U.S. and 190 Nations Adopt Climate Plan to Offset Jet Emissions from International Flights
By Henry Fountain, New York Times
Governments from more than 190 countries on Thursday adopted a measure that for the first time will reduce the climate effect of international jet travel.
The aviation plan, the product of years of negotiations, was approved by acclamation at a meeting of the International Civil Aviation Organization in Montreal.
The measure could force air carriers to take major steps to improve fuel economy in their routes and fleets, very likely accelerating the purchase of newer, more efficient planes. Carriers may pass the cost of the program on to consumers in higher airfares, though most experts think any increases would be relatively small.
Leaders hailed the accord, which will take effect in 2021, as a major step in reducing the environmental effect of international aviation, which is responsible for about 2 percent of worldwide emissions of greenhouse gases.
On Tuesday, with the ratification of that pact by the European Union, it reached a threshold — acceptance by countries responsible for more than 55 percent of the world’s emissions — that causes it to go into effect. It is expected to enter into force before the next large United Nations climate meeting, in Morocco in early November.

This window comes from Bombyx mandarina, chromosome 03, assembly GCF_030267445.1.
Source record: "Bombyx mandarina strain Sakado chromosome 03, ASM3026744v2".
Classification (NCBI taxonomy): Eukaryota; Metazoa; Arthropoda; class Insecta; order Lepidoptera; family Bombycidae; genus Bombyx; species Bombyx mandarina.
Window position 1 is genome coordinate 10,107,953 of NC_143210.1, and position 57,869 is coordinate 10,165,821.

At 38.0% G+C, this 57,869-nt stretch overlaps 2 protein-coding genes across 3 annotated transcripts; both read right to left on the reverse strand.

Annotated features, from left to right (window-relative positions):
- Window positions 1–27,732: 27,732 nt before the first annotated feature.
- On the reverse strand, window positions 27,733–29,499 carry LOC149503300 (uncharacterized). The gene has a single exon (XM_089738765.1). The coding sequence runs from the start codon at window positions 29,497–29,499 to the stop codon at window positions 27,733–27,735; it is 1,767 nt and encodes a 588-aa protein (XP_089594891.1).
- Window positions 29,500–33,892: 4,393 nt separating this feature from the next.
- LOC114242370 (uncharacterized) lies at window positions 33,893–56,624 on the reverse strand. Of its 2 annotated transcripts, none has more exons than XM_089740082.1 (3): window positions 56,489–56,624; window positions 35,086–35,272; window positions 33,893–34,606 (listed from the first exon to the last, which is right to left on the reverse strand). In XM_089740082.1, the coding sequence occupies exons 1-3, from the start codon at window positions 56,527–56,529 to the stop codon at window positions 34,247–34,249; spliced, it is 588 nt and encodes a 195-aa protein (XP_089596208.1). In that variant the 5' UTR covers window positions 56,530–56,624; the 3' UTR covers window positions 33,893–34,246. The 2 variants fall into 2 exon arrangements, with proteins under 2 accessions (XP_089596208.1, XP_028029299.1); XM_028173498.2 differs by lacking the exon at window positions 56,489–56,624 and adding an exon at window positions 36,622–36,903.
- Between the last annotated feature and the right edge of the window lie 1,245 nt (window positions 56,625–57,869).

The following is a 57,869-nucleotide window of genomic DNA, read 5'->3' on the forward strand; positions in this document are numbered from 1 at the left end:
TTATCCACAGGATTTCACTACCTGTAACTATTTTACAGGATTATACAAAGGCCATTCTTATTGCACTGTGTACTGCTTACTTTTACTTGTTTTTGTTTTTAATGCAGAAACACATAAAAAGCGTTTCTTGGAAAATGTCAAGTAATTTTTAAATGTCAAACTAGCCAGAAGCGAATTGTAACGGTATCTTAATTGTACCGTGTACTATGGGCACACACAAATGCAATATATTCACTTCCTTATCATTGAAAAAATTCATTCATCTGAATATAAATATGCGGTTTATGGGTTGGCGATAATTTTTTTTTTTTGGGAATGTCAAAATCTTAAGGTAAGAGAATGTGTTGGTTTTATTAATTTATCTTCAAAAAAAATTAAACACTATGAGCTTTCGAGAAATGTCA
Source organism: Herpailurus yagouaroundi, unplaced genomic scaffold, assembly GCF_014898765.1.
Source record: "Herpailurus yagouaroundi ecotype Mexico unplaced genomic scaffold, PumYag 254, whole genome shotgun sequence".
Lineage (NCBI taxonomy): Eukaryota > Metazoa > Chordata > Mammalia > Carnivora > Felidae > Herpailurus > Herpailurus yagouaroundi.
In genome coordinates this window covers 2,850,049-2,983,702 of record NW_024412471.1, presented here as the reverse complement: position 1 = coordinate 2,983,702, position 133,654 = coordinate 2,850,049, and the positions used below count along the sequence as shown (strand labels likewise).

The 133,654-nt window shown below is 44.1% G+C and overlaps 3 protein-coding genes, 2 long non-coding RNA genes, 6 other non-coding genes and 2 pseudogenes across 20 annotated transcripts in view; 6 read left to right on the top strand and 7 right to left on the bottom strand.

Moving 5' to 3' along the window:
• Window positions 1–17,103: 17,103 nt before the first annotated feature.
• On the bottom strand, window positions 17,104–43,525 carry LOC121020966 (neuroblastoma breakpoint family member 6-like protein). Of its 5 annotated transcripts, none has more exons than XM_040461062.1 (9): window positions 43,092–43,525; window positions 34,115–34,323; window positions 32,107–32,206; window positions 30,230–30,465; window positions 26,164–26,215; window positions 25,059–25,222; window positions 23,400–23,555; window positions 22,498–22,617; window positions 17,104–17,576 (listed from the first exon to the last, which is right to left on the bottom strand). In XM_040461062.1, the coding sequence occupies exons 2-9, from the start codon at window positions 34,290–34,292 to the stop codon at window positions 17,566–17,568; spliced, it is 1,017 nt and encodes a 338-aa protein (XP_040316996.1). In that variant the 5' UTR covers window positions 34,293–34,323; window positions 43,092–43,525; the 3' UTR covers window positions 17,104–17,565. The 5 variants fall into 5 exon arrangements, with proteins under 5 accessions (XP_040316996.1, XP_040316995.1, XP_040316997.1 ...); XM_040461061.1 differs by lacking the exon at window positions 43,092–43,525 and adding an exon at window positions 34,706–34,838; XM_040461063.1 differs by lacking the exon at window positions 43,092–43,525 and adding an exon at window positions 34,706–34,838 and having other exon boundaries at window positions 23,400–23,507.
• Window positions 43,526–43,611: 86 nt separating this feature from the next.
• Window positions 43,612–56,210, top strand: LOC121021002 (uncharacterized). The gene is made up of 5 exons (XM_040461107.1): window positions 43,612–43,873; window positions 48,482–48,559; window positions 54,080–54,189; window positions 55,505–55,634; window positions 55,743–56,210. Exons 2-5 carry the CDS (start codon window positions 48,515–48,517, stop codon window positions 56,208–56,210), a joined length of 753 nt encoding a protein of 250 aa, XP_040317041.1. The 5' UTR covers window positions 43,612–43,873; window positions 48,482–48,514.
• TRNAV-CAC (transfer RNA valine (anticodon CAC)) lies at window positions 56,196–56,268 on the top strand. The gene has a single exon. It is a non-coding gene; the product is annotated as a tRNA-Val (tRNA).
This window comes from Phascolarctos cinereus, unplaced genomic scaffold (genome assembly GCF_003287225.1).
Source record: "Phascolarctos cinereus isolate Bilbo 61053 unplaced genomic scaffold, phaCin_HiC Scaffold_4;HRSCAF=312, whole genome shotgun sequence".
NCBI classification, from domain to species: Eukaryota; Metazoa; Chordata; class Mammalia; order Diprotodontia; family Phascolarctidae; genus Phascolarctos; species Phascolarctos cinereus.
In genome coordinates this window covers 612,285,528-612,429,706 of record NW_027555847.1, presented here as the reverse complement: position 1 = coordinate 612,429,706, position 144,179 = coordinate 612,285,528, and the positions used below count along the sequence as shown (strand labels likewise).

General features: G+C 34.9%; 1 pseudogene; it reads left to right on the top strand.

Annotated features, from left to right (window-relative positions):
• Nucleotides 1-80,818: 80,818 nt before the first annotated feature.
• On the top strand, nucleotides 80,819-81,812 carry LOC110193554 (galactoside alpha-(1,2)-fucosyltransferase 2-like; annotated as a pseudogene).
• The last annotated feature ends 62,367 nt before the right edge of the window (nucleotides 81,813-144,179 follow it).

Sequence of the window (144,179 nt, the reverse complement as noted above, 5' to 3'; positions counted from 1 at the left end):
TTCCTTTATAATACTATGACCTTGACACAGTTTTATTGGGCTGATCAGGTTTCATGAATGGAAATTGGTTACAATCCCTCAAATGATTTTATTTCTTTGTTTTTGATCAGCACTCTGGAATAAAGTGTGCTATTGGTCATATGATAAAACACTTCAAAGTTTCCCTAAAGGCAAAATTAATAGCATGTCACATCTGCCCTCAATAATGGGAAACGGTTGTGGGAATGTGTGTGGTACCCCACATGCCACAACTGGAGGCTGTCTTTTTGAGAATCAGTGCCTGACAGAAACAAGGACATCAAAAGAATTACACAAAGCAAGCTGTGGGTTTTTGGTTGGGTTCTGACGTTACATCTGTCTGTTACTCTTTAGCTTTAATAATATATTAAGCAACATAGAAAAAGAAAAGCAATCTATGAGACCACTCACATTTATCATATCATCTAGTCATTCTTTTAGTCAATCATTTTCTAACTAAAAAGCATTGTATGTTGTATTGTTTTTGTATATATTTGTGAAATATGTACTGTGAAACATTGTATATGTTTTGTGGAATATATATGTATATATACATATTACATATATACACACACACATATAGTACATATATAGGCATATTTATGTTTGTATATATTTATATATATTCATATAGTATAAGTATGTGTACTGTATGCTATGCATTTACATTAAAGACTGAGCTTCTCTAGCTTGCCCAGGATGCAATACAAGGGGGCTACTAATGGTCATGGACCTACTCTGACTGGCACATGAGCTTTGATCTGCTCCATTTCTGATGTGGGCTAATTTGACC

The aviation measure will be voluntary for the first six years, and even countries that commit to it voluntarily will be allowed to opt out on relatively short notice.
Under the program, airlines will buy credits to offset emissions from individual flights. The credits will come from alternative energy installations, forest conservation programs and other projects that prevent some amount of greenhouse gas emissions.
Some environmental groups said the plan did not go far enough, forecasting that it would fall short of the goal originally set by the aviation organization to offset all of the growth in emissions from air travel after 2020.
The measure also exempts many smaller countries that do not have large international air carriers, and because of rules on competition, that could mean that some popular routes from participating countries could be exempt as well.
To Learn More:
EPA Targets Airplane Emissions (by Sean Duffy, Courthouse News Service)
U.N. Proposal for Aircraft Greenhouse Gas Emission Standards Criticized by Environmentalists (by Joan Lowy and Michael Biesecker, Associated Press)
EPA to Regulate Airplane Emissions but Industry-Friendly International Standards May Be Its Guide (by Noel Brinkerhoff and Steve Straehley, AllGov)
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